Moviefone caught up with Allen at the Toronto Film Festival, where he nearly split our sides with his candid views on love, aging, and writing screenplays. Woody Allen's romantic dramedy 'You Will Meet a Tall Dark Stranger' is at first glance a light and airy comedy about falling in and out of love, but a closer look reveals a sinister edge that follows Allen's view that "men are dogs" and "women are sufferers." His male characters (Anthony Hopkins and Josh Brolin) battle middle age with illicit affairs that only humilate them, and the women (Freida Pinto, Lucy Punch and Gemma Jones) are used and lied to. True to Allen form, however, the tough stuff is delivered with lots of laughs. That split is apparent in our conversation.
Moviefone caught up with Allen at the Toronto Film Festival, where he nearly split our sides with his candid views on love, aging, and writing screenplays.
On how hard it is to write a movie:
Movies, they're all hard to do. None of them is easy. They're all wrapped with anxiety. You know your movie starts off and you're thinking you're going to make 'Citizen Kane' or 'The Bicycle Thief' and you think it's going to be the greatest thing the world has ever seen. And then when you're cutting it together, you just hope people will sit thought it, and all your lofty ideas about those films your felt you were going to make, you find yourself compromising, and you put the end scene in the front, and cutting characters put in a narration, and you're just fighting for survival! So any film is tough. I think the only time I had the least of these problems was 'Match Point.' I was unusually lucky. Very atypical, everything just fell into place. But that never really happens. They're all extremely difficult.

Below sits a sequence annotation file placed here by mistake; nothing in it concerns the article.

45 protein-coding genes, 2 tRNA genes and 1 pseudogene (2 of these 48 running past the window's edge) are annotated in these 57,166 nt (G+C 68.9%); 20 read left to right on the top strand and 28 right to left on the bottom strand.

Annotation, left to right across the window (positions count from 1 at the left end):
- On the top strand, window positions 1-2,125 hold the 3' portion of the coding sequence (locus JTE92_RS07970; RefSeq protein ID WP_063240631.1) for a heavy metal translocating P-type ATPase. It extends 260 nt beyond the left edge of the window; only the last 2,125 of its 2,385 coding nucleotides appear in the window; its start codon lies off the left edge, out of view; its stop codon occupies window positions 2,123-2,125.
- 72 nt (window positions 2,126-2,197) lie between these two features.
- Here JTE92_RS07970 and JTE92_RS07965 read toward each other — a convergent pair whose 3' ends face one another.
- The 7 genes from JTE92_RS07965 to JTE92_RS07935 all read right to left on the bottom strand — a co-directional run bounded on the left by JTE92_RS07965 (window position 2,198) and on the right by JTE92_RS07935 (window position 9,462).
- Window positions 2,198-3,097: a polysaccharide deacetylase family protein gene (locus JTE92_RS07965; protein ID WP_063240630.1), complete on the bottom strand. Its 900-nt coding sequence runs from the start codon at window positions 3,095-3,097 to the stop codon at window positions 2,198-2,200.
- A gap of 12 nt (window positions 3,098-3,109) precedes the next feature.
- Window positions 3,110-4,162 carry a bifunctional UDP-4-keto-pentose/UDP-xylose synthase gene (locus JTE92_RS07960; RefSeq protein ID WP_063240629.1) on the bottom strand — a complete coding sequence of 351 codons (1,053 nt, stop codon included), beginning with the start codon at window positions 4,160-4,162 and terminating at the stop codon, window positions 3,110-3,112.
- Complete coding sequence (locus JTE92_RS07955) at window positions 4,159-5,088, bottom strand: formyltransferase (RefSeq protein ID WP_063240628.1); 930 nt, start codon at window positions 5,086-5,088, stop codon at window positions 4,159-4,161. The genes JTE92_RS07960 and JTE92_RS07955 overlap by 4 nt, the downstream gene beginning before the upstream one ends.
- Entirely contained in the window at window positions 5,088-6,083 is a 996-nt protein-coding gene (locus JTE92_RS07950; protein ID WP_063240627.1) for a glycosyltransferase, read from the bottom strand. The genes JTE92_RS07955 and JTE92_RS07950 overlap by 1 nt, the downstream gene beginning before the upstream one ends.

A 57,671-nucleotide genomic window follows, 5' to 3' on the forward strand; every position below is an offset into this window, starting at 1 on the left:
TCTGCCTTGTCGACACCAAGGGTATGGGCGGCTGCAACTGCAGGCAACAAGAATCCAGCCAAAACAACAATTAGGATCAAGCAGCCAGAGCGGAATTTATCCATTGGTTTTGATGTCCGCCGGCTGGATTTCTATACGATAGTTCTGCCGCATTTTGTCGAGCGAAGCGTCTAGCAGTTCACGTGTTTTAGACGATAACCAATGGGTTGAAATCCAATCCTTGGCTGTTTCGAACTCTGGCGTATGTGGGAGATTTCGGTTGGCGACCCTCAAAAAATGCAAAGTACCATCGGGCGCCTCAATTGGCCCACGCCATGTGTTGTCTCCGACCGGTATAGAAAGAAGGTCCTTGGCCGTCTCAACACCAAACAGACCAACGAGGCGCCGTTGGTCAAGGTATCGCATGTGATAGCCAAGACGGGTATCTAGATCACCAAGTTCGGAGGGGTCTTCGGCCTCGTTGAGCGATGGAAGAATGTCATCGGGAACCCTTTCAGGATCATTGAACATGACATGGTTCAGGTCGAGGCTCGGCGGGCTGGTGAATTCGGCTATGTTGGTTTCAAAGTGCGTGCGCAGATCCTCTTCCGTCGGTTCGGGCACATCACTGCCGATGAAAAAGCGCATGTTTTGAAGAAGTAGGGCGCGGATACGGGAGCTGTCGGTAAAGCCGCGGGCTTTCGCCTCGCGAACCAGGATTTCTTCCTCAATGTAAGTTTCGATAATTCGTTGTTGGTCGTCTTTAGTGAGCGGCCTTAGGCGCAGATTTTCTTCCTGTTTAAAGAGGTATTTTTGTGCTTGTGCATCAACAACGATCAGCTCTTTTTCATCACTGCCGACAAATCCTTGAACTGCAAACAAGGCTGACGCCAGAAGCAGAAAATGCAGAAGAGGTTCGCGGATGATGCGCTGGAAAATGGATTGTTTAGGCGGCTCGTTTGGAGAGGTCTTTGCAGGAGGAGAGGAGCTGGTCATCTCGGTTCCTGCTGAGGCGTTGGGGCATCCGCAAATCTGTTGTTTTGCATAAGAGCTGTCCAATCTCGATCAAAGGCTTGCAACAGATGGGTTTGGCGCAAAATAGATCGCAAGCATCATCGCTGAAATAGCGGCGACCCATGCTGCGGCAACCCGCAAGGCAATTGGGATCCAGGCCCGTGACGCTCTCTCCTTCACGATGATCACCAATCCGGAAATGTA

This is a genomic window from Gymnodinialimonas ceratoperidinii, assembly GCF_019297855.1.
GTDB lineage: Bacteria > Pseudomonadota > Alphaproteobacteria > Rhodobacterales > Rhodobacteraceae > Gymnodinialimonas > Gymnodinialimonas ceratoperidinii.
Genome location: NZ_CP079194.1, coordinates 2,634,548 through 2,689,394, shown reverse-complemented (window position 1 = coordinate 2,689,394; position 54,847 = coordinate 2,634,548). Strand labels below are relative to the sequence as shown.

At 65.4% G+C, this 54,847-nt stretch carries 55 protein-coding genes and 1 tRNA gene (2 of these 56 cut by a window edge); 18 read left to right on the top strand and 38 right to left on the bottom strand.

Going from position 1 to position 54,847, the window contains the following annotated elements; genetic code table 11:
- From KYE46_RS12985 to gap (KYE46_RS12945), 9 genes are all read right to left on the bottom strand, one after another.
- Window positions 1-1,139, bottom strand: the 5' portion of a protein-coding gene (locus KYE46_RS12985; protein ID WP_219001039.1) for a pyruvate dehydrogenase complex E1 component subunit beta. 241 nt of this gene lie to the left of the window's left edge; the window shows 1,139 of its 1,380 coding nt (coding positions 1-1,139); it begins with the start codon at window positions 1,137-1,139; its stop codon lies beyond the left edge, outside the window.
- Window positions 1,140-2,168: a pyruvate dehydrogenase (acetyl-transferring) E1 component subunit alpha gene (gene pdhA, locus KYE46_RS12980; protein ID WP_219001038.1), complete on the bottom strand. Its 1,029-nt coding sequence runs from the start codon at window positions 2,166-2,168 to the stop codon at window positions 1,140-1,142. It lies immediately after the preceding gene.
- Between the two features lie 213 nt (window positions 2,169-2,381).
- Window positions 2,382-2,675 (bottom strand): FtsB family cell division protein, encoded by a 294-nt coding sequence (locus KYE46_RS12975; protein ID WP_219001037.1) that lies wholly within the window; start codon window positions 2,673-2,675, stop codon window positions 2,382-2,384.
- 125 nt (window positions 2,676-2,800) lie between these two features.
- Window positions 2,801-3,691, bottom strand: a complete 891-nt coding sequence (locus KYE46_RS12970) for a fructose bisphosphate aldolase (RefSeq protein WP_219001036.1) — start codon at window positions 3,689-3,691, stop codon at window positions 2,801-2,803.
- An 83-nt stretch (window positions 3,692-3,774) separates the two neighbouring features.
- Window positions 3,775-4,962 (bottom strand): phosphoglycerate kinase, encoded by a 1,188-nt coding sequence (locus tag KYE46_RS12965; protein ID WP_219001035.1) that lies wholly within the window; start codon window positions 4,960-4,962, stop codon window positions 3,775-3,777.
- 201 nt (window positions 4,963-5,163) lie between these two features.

On how hard it is to find love:
Certainly since I was in my early 20s I knew that [finding love] is luck. We think we can control it and we think we know what we're doing, but it's largely dependent on luck, and if you're very lucky, you may just have a happy relationship. And if you're unlucky, all logical reasons in the world don't seem to make sense. So you meet somebody, you're attracted to somebody, and the exquisite neurons in the brain mesh properly and things can be wonderful and things are not like homework. You shouldn't have to work at your relationship; it's not like the treadmill. It's pleasurable. But it's hard to hit that jackpot and get lucky. You think that you can control it, but it's not really so.
On how hard aging is:
It gets worse and worse. I see no advantages in age at all. You become shriveled, you become decrepit, you lose your faculties, your peer group passes away, you sit in a room gumming and drooling. I don't see any positives in total annihilation, no hope of resurrection, so it's a bad situation. But as Anthony [Hopkins] said, "It's a joke, but without a punchline!"
It's kind of a nightmare actually, and I find the best thing one can do is to distract yourself. And so you go to the movies, you get involved in a meaningless love affair, and the outcome has no meaning in the grand scheme of the universe. You watch Roger Federer, you do all these things to distract yourself from thinking about the tall dark stranger who's coming to get you, despite all your efforts to eat health foods.
'You Will Meet a Tall, Dark Stranger' opens on Sept. 22, 2010.